An energy monitor, as its name suggests, is a device designed to help you see where and how you use energy, enabling you to make savings on your gas and electricity bills by being more energy efficient.
Energy monitors calculate the daily and monthly running costs of household appliance and lighting, so when you turn on the kettle, for example, you can see exactly how much energy you are using.
How do energy monitors work?
Energy monitors are usually very straightforward to set up - typically you simply plug the device you wish to monitor into a transmitter which then sends all of the relevant usage data to a control panel.
The control panel will usually have the capacity to monitor several transmitters at a time and some devices enable you to use the panel to turn on or off any connected appliances at the same time.
While having an energy monitor won't directly save you money, the aim of them is to show you where you might be wasting energy unnecessarily so you can change your habits and cut costs.
As a general rule, the sort of saving you might expect to generate by using an energy monitor to help alter your behaviour is around 15% off your gas and electricity bills.
Can I get a free energy monitor?
Yes. Some energy suppliers offer free monitors when you sign up for their tariffs, but you should never be tempted to go with an uncompetitive deal just because you get a monitor thrown in.
Always shop around for the cheapest energy tariff and compare the prices of as many suppliers as possible to ensure you get a good deal. Then buy an energy monitor separately if the supplier you've gone with doesn't offer one free.
You can usually pick up energy monitors from as little as £25 for a basic version which will give you a wireless transmitter and cost display setting in £s, kWh, and pence per hour. More expensive models, usually costing from around £40, will come with a memory function so you can see how much energy you have used in previous weeks and months, or may also show the level of CO2 emissions you are producing.
Tips for using an energy monitor
There's no point having a monitor unless you keep a close eye on your energy usage, so make sure you put it somewhere you can see it.
Remember too that the readings will be most accurate if you put in your own tariff rate rather than relying on the preset tariff rate, so adjust this setting when you start using the monitor.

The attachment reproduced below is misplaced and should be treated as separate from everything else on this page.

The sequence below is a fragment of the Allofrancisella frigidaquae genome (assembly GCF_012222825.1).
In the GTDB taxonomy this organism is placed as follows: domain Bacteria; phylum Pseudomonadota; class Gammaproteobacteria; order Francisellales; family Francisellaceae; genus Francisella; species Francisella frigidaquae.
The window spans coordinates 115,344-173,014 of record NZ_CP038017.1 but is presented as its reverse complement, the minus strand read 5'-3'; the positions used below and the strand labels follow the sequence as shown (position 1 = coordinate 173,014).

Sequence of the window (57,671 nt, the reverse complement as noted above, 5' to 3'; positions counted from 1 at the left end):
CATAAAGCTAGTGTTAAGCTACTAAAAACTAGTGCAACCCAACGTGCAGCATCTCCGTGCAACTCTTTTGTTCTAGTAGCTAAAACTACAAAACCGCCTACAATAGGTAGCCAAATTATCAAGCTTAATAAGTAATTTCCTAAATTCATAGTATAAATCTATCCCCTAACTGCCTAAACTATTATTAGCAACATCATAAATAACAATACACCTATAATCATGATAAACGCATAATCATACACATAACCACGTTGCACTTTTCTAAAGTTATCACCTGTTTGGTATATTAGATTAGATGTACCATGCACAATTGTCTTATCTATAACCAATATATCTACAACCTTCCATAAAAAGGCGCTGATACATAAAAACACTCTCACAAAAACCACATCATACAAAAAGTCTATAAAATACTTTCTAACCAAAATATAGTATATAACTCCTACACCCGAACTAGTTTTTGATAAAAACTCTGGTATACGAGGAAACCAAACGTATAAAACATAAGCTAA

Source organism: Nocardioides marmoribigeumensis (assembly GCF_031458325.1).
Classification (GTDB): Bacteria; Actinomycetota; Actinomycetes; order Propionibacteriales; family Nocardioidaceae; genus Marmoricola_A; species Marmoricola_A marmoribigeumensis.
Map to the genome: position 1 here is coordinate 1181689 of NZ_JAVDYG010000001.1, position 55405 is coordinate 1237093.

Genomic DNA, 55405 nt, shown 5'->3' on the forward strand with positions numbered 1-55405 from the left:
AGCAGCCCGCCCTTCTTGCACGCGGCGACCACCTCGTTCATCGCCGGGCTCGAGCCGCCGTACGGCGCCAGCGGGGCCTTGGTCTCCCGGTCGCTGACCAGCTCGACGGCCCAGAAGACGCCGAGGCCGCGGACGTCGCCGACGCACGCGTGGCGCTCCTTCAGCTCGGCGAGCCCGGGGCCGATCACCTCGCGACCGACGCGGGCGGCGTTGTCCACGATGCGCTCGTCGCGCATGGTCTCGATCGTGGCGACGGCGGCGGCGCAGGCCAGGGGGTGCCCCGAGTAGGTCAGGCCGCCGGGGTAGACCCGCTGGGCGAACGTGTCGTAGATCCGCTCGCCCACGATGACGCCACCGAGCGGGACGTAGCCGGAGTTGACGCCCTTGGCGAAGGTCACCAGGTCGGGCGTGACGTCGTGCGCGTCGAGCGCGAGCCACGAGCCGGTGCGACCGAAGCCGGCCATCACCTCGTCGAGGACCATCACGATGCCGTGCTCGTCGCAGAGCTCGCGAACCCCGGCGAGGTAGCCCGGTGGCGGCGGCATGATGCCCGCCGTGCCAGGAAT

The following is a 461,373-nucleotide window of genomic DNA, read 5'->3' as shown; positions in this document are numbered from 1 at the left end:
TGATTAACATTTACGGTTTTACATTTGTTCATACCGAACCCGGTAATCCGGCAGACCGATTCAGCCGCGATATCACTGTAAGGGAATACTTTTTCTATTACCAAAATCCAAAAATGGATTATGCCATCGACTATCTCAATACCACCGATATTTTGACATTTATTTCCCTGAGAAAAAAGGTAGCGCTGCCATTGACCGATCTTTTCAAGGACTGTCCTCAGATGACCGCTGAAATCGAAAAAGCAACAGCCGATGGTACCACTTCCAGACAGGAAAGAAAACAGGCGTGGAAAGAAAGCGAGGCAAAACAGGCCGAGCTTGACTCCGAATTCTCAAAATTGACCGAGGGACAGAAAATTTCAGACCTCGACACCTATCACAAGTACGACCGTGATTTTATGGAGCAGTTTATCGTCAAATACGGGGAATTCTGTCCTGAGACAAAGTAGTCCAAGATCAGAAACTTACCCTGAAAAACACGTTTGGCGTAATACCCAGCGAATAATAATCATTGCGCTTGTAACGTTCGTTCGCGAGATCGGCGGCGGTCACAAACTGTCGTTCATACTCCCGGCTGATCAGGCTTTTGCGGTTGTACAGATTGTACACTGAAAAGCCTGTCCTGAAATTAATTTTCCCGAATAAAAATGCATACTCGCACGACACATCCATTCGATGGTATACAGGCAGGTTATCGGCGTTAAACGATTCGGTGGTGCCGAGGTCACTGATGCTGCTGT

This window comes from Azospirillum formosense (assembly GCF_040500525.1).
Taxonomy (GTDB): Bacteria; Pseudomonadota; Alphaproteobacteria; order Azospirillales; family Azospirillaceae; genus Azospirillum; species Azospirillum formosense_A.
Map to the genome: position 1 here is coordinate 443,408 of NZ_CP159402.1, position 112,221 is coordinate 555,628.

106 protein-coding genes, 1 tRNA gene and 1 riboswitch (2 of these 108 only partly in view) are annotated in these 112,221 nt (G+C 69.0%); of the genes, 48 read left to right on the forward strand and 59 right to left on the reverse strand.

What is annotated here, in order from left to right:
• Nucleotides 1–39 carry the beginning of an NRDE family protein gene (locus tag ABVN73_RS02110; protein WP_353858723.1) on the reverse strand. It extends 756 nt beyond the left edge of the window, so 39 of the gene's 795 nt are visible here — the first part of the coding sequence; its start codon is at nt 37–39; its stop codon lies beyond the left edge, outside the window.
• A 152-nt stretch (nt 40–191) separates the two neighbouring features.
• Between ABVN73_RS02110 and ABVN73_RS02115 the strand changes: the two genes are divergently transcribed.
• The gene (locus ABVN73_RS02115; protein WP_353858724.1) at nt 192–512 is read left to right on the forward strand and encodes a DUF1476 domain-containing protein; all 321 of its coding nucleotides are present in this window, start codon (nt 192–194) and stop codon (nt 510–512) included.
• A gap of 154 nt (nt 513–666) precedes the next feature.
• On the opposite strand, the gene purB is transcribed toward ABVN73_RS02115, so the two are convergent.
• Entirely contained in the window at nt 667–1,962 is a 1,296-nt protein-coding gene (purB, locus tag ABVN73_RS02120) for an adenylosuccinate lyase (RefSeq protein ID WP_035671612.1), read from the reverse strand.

See how changing the way you do things has an impact on your energy usage to give you an idea of where you can make the biggest savings. For example, if you tend to leave your TV on standby, use the monitor to see how much you can save by switching it off. This will help change your behaviour.
How to reduce your energy consumption
There are several simple steps you can take to reduce your energy consumption and save on CO2 emissions at the same time.
For example, the Energy Saving Trust says that turning appliances off at the plug when not in use and avoiding leaving them on standby saves on average around £35 per year in energy bills.
Similarly, turning down your thermostat if it is set too high will save around £60 a year on heating bills, while washing clothes at 30 degrees rather than higher temperatures will save around £12 a year.
Even only filling the kettle up with as much water as you need could save around £7 in energy bills a year.
Whenever you are buying electrical items, check their energy rating, as the more energy efficient they are the lower your bills will be. Look for the Energy Saving Trust Recommended logo.
For example, replacing your old, energy inefficient fridge-freezer with a new energy saving recommended one could save you up to £26 every year and replacing a 12 year old tumble dryer with a new Energy Saving Trust Recommended model will save you around £21 in energy bills each year.
The type of TV you go for can also have an impact. Choosing an LCD TV over a plasma screen TV, for example can save you £30 a year in running costs.
†10% of customers could save up to £670. MoneySuperMarket Data, May 2016